My response to GotQuestions

If you haven’t been following this, I’ve had an ongoing correspondence with GotQuestions.org ministry. I criticized an article they wrote on annulments (a very slightly reworked version can be found here), and later, an article they wrote on sola Scriptura (the comment here is my e-mail to them, and it included links to that post). Shea from GotQuestions responded snarkily here, focusing on my original annulment criticism, and s/he acknowledged that GotQuestions intended to prejudice readers against Catholicism (yeah, s/he actually said that). Today, I finally responded to Shea’s e-mail, also focusing on the original annulment e-mail.

Shea,

I understand that you can’t possibly please everyone, and can appreciate the fact that members of various religious groups will want to “correct” your views on given issues. So I can understand your annoyance with me. I also respect that you have what you feel are principled differences which need separate you from the Catholic Church: I don’t doubt that these views are held in good faith. But I think one can disagree with the Catholic Church without trying to (a) prejudice readers who are looking for Biblical truth; and (b) resorting to factual distortions.

You conclude your e-mail by saying, “Even if we spent the time to read the articles you requested we read, and then edited our ‘annulment’ article, it would still not be satisfactory to you because it will still argue against the Catholic views of both marriage and annulment.” This fundamentally misunderstands my criticism. The point of my original e-mail to you was not, “Everyone needs to believe in annulments,” but, “in your article opposing annulments, there are material misstatements and glaring factual errors.” It’s the difference between saying, “I don’t believe in Christ because I can’t get past the problem of evil in the world,” and “I don’t believe in Christ because He said we have to all kill our parents.” The first is subjectively wrong (they’re making a bad choice, but they at least understand the choice they’re making); the second is objectively wrong (they’re making a bad choice upon factually incorrect grounds). So you’re free to disagree with the Catholic Church on the issue of annulments or any number of other issues, but the commitment to the Truth which Christianity imbues should compel you to at least do so accurately.

In this case, I make four primary points: first, that nowhere else in the New Testament does porneia ever mean “adultery” as your article asserts; second, that if adultery were the intended meaning of the passage, there was an available word, moicheia; third, that porneia is used elsewhere in the New Testament to mean illegitimate unions; and fourth, that reading porneia as “adultery” instead of “unlawful sexual unions” causes the Bible to contradict itself.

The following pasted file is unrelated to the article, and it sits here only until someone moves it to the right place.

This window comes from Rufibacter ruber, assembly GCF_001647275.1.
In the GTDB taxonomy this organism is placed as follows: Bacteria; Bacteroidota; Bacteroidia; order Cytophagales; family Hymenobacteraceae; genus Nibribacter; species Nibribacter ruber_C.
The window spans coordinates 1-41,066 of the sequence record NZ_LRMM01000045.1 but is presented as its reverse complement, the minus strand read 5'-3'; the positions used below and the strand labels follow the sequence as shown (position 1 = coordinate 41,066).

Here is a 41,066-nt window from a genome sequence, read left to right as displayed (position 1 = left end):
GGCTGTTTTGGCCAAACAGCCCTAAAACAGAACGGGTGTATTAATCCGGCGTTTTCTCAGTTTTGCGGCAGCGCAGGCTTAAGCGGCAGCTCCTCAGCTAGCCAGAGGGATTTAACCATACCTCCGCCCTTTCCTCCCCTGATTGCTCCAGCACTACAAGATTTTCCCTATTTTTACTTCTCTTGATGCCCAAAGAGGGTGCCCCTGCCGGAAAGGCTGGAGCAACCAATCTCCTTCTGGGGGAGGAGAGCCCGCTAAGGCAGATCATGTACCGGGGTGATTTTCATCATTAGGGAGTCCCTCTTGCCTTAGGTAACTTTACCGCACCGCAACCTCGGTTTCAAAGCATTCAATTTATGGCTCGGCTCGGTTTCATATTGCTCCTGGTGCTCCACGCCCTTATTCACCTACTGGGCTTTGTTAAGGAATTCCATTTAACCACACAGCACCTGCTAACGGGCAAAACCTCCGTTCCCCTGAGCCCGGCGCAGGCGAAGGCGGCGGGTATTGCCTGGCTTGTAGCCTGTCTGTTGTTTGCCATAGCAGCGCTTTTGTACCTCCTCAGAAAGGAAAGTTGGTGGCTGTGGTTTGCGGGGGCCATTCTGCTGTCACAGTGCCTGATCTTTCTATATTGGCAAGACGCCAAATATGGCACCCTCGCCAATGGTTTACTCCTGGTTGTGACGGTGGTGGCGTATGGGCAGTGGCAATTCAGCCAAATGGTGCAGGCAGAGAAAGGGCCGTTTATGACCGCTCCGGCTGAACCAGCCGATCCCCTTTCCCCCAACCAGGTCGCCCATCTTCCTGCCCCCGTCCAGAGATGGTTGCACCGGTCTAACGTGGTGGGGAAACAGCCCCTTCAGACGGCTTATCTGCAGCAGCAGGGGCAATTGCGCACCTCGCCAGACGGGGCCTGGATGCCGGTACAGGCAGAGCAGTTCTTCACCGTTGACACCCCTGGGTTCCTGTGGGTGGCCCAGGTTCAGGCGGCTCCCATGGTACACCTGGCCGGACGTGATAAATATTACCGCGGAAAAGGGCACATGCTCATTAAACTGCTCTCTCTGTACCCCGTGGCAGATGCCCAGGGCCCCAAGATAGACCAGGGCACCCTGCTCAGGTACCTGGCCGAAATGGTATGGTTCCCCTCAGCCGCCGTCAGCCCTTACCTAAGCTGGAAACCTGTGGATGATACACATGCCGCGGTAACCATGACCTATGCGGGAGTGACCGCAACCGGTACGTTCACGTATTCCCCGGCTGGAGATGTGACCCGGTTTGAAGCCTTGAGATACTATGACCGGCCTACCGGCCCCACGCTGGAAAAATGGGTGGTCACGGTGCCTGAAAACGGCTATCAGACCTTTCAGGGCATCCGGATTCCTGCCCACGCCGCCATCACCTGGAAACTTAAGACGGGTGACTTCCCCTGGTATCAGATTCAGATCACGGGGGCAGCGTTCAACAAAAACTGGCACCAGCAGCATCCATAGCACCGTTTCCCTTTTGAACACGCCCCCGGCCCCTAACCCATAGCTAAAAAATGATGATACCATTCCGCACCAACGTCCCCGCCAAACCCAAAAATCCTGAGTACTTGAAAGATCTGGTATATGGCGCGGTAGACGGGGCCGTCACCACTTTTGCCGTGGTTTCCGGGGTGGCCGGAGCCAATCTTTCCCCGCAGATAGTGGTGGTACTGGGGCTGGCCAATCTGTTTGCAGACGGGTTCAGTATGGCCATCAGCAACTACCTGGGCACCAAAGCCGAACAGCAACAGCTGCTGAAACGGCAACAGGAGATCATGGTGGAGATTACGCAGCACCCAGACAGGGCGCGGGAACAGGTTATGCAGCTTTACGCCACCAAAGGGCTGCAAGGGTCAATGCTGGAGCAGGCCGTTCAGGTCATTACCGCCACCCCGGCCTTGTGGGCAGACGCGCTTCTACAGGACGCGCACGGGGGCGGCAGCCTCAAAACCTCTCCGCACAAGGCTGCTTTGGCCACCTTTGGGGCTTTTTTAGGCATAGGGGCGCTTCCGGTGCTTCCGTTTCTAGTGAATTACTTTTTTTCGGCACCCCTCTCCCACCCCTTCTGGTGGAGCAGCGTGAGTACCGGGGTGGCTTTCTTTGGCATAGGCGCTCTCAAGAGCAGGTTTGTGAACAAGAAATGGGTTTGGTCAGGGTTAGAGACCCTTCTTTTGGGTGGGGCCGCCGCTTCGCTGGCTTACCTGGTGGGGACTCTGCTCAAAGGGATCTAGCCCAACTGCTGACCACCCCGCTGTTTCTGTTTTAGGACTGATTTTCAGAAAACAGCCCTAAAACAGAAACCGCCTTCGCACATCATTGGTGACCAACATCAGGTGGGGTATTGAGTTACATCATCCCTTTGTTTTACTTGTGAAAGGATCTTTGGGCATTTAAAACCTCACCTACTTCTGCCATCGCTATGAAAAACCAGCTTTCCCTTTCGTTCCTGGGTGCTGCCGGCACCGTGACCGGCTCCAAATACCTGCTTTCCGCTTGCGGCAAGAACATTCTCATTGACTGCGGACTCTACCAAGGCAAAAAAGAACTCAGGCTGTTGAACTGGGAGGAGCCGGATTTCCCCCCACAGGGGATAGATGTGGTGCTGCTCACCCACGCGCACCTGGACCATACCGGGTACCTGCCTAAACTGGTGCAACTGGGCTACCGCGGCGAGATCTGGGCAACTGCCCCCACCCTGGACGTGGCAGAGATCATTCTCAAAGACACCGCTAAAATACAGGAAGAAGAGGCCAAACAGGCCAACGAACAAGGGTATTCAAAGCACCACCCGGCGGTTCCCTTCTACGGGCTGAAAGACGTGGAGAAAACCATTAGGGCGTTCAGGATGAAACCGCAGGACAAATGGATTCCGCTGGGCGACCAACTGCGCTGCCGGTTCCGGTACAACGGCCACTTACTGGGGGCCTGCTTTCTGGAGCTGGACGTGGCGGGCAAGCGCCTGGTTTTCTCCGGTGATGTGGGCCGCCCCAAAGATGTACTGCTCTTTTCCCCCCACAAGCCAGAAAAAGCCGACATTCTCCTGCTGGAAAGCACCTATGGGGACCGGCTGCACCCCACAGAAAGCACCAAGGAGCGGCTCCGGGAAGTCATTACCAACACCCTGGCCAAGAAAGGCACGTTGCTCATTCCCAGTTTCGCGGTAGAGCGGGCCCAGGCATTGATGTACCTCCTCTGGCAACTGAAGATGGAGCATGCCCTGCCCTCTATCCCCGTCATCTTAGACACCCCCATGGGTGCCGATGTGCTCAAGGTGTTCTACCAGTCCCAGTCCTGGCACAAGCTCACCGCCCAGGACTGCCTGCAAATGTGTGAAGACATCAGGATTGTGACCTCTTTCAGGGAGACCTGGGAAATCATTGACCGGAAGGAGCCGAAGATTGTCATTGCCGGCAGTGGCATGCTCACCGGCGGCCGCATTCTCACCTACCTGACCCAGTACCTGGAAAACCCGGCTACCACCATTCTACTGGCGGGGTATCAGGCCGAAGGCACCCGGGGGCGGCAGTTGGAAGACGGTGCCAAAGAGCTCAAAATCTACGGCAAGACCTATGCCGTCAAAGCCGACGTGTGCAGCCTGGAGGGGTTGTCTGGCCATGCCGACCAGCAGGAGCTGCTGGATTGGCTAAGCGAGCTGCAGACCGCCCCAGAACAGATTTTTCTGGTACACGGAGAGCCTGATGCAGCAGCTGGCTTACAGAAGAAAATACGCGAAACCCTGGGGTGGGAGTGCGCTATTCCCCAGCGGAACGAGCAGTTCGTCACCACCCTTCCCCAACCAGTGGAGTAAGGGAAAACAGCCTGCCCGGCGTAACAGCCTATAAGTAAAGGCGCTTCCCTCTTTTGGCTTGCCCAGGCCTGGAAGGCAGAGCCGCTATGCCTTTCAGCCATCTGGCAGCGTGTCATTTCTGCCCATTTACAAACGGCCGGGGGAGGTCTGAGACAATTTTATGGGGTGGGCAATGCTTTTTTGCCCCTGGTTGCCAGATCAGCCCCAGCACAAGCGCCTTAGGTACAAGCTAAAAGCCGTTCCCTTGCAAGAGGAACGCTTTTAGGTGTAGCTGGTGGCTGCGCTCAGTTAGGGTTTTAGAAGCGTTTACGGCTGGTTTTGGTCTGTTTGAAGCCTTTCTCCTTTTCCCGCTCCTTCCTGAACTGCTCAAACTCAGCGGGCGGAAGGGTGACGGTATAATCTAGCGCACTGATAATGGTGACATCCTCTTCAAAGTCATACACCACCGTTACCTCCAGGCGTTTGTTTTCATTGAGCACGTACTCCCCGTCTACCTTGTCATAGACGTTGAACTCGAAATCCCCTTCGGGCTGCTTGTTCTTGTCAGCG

You don’t have to be Catholic to accept this. In fact, your own article says: “If we read the Bible at face value, without a preconceived bias for finding errors, we will find it to be a coherent, consistent, and relatively easy-to-understand book. Yes, there are difficult passages. Yes, there are verses that appear to contradict each other,” but “a difference is not a contradiction. It is only an error if there is absolutely no conceivable way the verses or passages can be reconciled.” Reading porneia as “unlawful sexual unions” means that there’s a difference (Matthew is including additional information which Mark and Luke neglected to include), but reading porneia as “adultery” means that there’s a contradiction (Mark and Luke say “no divorce EVER,” and Matthew says, “no divorce except…”). So your own commitment to reading the Bible in such a way as not to create or imagine contradictions should compel a re-examination of this passage. You don’t have to be Catholic – you just have to be committed to the word of God.

The issues I’ve raised are either factually true or not: I’m not saying, “The Pope says we should change the Bible.” I’m saying, “these terms are used throughout the New Testament, and they never mean what your author claims they mean.” If what I’m saying is untrue, it should be simple to disprove it. If what I’m saying is true, though, you have a moral impetus as a Christian to correct your error.

Yours in Christ,

Joe.

UPDATE: I heard back from Shea, who thanked me for the clarification, apologized for seeming short, and promised to review/edit the annulment article within the week.

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